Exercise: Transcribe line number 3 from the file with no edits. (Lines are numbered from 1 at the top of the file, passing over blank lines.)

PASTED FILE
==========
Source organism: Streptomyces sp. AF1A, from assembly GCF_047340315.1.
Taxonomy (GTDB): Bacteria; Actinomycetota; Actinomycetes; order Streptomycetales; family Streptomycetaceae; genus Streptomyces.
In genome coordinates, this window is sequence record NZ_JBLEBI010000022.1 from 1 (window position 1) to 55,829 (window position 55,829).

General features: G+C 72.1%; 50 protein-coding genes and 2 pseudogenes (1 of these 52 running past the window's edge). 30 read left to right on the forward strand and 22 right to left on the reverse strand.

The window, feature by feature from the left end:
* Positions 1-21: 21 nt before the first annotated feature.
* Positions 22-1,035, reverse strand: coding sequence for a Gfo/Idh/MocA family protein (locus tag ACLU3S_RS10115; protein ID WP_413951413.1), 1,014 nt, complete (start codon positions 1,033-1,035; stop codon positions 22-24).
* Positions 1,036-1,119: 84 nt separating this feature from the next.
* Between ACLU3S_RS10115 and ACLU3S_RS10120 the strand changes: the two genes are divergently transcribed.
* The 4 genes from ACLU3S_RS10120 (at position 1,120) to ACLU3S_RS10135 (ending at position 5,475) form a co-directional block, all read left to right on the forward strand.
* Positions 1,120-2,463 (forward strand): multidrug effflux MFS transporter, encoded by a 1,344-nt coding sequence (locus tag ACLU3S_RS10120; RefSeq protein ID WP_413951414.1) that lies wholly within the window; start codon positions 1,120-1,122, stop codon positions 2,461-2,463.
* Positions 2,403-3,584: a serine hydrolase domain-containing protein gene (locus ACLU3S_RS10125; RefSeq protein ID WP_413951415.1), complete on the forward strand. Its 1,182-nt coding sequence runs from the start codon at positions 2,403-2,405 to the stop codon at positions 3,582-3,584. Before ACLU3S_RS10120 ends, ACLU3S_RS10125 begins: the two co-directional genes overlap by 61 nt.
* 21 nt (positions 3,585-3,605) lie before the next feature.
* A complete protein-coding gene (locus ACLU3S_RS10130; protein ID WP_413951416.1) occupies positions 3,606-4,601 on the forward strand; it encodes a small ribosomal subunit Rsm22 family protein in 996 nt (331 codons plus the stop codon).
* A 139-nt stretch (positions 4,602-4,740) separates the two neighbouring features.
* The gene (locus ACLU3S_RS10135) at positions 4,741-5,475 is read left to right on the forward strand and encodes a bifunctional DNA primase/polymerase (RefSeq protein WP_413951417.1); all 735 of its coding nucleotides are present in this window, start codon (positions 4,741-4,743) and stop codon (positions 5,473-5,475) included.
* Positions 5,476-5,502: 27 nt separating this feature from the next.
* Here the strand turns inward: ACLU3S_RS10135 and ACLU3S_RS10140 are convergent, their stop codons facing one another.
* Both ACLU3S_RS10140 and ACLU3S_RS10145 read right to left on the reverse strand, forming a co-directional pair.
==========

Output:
In genome coordinates, this window is sequence record NZ_JBLEBI010000022.1 from 1 (window position 1) to 55,829 (window position 55,829).